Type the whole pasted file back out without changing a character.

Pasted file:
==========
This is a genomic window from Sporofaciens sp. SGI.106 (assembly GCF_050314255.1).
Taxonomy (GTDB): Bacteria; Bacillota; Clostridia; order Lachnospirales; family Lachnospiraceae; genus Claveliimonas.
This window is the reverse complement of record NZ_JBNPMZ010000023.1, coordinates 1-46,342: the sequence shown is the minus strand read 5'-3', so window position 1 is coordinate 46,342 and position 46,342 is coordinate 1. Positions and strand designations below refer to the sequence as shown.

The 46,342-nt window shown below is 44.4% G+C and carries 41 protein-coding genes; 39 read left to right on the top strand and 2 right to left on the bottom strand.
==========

This is a genomic window from Sporofaciens sp. SGI.106 (assembly GCF_050314255.1).
Taxonomy (GTDB): Bacteria; Bacillota; Clostridia; order Lachnospirales; family Lachnospiraceae; genus Claveliimonas.
This window is the reverse complement of record NZ_JBNPMZ010000023.1, coordinates 1-46,342: the sequence shown is the minus strand read 5'-3', so window position 1 is coordinate 46,342 and position 46,342 is coordinate 1. Positions and strand designations below refer to the sequence as shown.

The 46,342-nt window shown below is 44.4% G+C and carries 41 protein-coding genes; 39 read left to right on the top strand and 2 right to left on the bottom strand.